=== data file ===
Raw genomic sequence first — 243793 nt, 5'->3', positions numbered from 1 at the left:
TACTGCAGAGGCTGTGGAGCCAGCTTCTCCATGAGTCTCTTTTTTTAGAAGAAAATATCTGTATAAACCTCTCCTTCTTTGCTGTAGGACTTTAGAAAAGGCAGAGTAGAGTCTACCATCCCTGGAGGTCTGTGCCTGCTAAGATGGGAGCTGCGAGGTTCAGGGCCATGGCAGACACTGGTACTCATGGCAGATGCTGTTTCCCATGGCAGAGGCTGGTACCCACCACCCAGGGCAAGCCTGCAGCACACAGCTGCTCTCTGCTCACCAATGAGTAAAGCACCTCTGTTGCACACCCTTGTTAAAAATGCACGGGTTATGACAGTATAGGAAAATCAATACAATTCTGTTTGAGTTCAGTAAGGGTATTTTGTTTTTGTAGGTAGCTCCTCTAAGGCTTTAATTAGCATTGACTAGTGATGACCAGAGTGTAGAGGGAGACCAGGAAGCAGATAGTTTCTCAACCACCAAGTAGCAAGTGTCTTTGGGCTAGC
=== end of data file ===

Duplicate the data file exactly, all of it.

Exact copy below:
Raw genomic sequence first — 243793 nt, 5'->3', positions numbered from 1 at the left:
TACTGCAGAGGCTGTGGAGCCAGCTTCTCCATGAGTCTCTTTTTTTAGAAGAAAATATCTGTATAAACCTCTCCTTCTTTGCTGTAGGACTTTAGAAAAGGCAGAGTAGAGTCTACCATCCCTGGAGGTCTGTGCCTGCTAAGATGGGAGCTGCGAGGTTCAGGGCCATGGCAGACACTGGTACTCATGGCAGATGCTGTTTCCCATGGCAGAGGCTGGTACCCACCACCCAGGGCAAGCCTGCAGCACACAGCTGCTCTCTGCTCACCAATGAGTAAAGCACCTCTGTTGCACACCCTTGTTAAAAATGCACGGGTTATGACAGTATAGGAAAATCAATACAATTCTGTTTGAGTTCAGTAAGGGTATTTTGTTTTTGTAGGTAGCTCCTCTAAGGCTTTAATTAGCATTGACTAGTGATGACCAGAGTGTAGAGGGAGACCAGGAAGCAGATAGTTTCTCAACCACCAAGTAGCAAGTGTCTTTGGGCTAGC